THE UK is 50 years behind America when it comes to opportunities for women in science, it has been claimed.

The Royal Society of Chemistry (RSC) raised fears over the gap after a speech by its president-elect, Professor Lesley Yellowlees.

The comments follow a recent study that revealed only 27% of Scottish women trained in science, technology, engineering and mathematics (Stem) subjects were choosing jobs in the field.

Comparing how British women scientists fare compared to those in the US, Prof Yellowlees said: "It's clear that the UK is half-a-century behind when it comes to advancing the cause of women scientists."

Prof Yellowlees, the vice-principal of Edinburgh University, also said only two of the 44 women who recently became fellows of the society were women.

The professor, who will become the RSC's first-ever female president in July, said: "When the National Academy of Science announced their 2012 electees last week, 24 of the 84 – more than one in every four – were women.

"When the Royal Society announced their 2012 fellows earlier in the month, just two in 44 were women. In the UK, we do not have the same focus Awis [the Association for Women in Science] does and it shows."

The professor said the British equivalent to Awis, Women in Science (Wise), was only established in 2004. She added: "Who hosts Wise and how it is funded often changes so there is fragmentation that needs to be addressed.

Awis in the US is backed by many high-profile supporters, including First Lady Michelle Obama.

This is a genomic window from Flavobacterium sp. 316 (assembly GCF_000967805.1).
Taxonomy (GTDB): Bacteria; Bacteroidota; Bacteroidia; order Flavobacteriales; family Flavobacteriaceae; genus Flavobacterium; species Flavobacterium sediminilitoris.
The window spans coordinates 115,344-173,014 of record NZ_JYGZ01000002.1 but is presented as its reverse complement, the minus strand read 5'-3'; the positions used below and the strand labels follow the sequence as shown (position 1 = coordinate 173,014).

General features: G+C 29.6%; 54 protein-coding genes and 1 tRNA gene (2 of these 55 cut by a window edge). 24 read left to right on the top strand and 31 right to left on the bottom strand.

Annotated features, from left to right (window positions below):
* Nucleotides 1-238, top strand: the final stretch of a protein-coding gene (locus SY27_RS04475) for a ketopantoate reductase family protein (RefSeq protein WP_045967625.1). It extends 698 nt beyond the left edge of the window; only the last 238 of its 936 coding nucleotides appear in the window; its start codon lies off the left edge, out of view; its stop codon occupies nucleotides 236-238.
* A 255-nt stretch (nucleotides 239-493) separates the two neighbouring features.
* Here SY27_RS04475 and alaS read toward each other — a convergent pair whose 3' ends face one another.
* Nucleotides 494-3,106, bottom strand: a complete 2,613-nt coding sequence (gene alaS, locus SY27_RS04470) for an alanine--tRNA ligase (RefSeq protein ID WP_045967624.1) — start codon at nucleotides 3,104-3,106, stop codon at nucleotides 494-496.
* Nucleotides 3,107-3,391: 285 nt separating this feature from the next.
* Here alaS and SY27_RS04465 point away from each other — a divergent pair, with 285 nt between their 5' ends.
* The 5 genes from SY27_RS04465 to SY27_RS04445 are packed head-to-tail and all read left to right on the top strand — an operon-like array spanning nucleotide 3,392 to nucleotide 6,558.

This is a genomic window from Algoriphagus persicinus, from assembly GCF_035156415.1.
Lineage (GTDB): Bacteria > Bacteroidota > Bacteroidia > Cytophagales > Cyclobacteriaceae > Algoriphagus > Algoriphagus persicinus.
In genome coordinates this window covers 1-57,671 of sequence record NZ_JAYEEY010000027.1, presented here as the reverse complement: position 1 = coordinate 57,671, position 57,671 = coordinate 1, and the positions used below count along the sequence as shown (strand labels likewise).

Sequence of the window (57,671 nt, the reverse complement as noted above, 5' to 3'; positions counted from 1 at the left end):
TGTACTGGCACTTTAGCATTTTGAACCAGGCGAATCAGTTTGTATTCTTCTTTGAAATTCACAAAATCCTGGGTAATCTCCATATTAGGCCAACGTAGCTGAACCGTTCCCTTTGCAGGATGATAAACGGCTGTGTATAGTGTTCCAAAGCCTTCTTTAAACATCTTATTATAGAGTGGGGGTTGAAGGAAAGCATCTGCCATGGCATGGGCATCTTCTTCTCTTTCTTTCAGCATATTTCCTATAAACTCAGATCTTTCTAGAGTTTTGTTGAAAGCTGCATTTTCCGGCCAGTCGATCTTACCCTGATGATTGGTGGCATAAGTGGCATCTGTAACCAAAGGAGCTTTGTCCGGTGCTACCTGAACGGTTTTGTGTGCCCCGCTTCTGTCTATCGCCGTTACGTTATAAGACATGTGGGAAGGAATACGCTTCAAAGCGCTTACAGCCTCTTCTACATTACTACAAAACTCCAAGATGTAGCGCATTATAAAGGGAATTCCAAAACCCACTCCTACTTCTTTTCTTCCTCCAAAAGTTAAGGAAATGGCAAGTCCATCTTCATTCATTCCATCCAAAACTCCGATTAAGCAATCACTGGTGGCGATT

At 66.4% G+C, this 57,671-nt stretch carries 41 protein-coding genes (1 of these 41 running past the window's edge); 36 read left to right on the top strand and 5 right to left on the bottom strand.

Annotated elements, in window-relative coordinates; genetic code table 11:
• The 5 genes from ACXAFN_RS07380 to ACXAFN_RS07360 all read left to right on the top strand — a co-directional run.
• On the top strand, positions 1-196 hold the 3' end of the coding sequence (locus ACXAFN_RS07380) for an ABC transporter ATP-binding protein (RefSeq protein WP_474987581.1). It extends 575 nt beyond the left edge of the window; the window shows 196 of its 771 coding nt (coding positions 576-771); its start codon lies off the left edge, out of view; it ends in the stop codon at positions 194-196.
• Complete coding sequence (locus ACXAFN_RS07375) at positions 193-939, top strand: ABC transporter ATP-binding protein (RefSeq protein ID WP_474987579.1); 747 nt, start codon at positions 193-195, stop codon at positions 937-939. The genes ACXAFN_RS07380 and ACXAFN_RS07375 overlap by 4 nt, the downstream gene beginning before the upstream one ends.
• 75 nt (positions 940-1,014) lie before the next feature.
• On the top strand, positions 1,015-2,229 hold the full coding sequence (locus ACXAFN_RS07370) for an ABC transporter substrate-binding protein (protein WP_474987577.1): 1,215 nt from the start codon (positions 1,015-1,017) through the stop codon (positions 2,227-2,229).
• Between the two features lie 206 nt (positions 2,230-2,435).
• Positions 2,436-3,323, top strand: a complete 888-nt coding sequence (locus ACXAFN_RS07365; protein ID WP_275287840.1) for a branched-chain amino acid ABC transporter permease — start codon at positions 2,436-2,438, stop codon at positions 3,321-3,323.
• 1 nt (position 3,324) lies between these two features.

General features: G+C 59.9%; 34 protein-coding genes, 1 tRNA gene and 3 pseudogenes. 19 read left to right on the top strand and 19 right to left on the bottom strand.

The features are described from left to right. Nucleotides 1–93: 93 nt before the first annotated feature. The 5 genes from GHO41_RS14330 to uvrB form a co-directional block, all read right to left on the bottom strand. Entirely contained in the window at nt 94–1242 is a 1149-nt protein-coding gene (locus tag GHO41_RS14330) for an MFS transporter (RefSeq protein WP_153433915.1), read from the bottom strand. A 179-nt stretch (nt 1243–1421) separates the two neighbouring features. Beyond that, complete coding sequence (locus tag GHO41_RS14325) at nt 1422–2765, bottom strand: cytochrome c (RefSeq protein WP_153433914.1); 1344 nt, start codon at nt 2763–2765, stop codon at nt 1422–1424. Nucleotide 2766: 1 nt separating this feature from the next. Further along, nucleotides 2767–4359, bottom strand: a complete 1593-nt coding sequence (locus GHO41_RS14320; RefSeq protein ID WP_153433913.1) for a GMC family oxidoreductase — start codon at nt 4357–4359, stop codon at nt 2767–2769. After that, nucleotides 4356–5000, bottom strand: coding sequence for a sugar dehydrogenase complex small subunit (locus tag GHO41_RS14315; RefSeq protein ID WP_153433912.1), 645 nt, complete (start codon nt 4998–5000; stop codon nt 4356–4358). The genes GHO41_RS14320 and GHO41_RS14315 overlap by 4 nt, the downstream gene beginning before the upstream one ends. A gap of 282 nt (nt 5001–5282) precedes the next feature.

Prof Yellowlees added: "A couple of weeks ago the White House hosted a discussion on Women in Stem where one of the panellists discussed Nasa chemist Tracy Dyson's stay on the International Space Station.

"It is this level of profile we should aspire to for women scientists in the UK."

Last month, a Royal Society of Edinburgh study said a "leaky pipe" effect for women in the Stem sector was costing Scotland's economy £170 million a year.

Its research found that while some 56,000 women graduate in Stem disciplines a year, only 15,000 continue to work in the sector they qualified in.

Prof Yellowlees's comments came on the eve of her keynote speech at the fourth annual Science Scotland in Glasgow, which will touch on the value of science to the Scottish economy.

Speaking of the challenges ahead, she added: "Around 70,000 jobs in Scotland are directly dependent on the chemical sciences sector with more than £9 billion generated.

"I will never tire of telling politicians just how important our sector is to the health and well being of the nation."